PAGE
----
Apple iTunes is dead. Long live Apple Music, Apple TV, and Apple Podcasts. That’s right, after 18 years of service, Apple is killing iTunes off. Finally. Much to the relief of anyone who has struggled to get to grips with the bloated mess we call iTunes.
A Brief History of Apple iTunes
In 2001, Apple launched iTunes, which it described at the time as “the world’s best and easiest to use jukebox software.” It was created to help Mac users create and manage their music library, and it did exactly that. And at the time it was revolutionary.
Apple built iTunes to be a one-stop-shop for your entertainment needs. Unfortunately, that meant iTunes became increasingly bloated as people’s digital habits evolved. And as iTunes became more bloated it became less usable. Hence Apple’s decision to kill iTunes.
The End Is Nigh for Apple iTunes
Apple announced the end is nigh for iTunes at WWDC 2019. Craig Federighi, Apple’s senior vice president of Software Engineering, actually cracked a funny by suggesting Apple was going to add even more bloat to this already bloated piece of software.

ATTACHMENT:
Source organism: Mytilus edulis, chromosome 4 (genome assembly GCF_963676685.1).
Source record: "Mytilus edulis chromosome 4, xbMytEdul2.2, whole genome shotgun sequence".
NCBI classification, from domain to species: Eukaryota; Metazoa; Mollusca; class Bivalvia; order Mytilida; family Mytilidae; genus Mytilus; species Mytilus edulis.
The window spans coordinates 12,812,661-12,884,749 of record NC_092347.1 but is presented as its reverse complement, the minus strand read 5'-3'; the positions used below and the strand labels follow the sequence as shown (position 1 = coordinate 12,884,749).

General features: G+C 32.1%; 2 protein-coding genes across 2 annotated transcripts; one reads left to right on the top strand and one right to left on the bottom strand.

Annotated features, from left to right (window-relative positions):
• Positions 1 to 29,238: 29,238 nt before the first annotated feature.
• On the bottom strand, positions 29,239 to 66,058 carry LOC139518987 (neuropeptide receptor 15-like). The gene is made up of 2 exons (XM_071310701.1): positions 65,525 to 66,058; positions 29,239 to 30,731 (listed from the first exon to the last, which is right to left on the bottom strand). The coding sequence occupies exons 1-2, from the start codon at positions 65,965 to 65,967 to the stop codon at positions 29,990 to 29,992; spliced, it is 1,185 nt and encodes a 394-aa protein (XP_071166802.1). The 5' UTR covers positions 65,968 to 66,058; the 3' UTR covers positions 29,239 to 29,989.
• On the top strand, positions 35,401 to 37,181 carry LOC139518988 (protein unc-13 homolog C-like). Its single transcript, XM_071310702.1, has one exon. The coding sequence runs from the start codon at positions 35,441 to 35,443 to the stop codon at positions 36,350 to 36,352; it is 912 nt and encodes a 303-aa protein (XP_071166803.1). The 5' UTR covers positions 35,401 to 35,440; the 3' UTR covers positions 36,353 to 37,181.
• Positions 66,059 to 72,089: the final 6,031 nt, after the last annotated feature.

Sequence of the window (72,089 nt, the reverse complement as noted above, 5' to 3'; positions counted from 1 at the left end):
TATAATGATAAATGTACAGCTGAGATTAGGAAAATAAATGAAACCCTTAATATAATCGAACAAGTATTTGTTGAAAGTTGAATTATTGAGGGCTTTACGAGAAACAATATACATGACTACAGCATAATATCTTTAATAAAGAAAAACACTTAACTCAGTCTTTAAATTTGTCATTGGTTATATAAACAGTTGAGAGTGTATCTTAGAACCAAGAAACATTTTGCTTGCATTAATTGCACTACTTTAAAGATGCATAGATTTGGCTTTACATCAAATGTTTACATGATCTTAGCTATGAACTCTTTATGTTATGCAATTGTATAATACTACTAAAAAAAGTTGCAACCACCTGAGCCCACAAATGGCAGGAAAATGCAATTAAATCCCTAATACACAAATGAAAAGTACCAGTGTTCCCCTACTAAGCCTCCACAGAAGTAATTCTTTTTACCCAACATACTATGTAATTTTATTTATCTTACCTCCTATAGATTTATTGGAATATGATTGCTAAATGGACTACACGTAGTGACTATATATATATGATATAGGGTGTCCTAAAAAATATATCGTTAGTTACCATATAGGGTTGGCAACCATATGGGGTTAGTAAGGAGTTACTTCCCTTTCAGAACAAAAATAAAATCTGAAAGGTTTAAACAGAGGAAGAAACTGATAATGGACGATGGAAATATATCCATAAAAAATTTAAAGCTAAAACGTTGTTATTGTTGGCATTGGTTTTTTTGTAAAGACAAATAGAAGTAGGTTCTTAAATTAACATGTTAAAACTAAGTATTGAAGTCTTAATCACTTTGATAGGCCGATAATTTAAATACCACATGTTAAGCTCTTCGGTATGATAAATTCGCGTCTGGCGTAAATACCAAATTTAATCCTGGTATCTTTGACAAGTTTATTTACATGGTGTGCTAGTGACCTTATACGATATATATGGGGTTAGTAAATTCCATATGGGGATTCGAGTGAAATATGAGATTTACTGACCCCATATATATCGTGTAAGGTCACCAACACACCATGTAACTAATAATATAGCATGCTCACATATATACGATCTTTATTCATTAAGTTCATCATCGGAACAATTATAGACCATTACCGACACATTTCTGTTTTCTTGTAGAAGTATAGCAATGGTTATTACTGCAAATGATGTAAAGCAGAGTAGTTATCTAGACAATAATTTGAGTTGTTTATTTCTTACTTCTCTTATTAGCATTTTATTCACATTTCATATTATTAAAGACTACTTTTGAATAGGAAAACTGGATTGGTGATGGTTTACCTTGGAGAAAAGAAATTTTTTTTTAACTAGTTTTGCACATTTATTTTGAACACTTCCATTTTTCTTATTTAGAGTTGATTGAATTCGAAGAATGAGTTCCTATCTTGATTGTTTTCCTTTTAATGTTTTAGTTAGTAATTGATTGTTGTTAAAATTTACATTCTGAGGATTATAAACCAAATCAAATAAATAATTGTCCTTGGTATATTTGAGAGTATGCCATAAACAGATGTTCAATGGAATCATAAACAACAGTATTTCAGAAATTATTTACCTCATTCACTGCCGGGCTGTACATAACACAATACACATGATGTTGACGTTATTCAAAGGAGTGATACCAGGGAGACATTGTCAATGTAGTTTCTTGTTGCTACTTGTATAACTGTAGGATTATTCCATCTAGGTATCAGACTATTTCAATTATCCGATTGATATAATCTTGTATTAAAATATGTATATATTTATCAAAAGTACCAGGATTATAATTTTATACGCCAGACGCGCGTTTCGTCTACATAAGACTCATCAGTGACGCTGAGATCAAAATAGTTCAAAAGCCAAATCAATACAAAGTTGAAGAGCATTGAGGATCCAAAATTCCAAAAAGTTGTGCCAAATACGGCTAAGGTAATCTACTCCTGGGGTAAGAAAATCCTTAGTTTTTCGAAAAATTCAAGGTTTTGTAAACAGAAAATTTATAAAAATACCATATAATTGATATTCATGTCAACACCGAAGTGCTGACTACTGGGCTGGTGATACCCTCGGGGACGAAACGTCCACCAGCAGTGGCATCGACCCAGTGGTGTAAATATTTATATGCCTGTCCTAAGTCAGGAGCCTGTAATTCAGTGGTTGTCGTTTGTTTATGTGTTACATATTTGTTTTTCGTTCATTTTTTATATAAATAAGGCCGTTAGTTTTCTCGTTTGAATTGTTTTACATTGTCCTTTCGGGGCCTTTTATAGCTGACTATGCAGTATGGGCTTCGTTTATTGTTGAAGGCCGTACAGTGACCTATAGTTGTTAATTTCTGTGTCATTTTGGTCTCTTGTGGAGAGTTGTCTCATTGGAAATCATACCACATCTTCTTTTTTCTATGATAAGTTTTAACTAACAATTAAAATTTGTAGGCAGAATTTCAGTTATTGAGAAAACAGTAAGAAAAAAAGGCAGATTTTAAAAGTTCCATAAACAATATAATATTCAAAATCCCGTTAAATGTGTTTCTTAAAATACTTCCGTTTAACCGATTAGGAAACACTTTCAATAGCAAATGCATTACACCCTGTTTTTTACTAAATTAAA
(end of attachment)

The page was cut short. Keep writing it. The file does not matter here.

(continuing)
iTunes started off the rip, mix and burn music…
RIP and burn, iTunes
— Marques Brownlee (@MKBHD) June 3, 2019
Thankfully, he was joking, and Apple is actually splitting iTunes up into three separate apps. These being Apple Music, Apple TV, and Apple Podcasts. These are all new apps built from scratch, so they look and feel like they’re from 2019 rather than 2001.
Apple Music will be solely focused on music, be based on iTunes, and boast some of its best features. You’ll be able to access your own library of music, or (if you pay for a subscription) discover the millions of songs available to stream.
Apple TV will be the new home for your movies, TV shows, and (when it launches) Apple TV+ . You’ll be able to watch all of your content in the app, and pick up where you left off across your devices. On Mac, the Apple TV app will also support 4K content.
Apple Podcasts will bring “700,000 of the best entertainment, comedy, news, and sports shows” to your Mac. You’ll be able to search by podcasts “by title, topic, guest, host, and more,” and subscribe to specific shows to be notified about new episodes.
Goodbye and Good Riddance to iTunes
The new apps will arrive as part of Catalina, the next version of macOS. Catalina will be released this fall, which gives you just a few months left to
put up with use iTunes. So, in the meantime, here’s how to see everything you’ve ever purchased on iTunes
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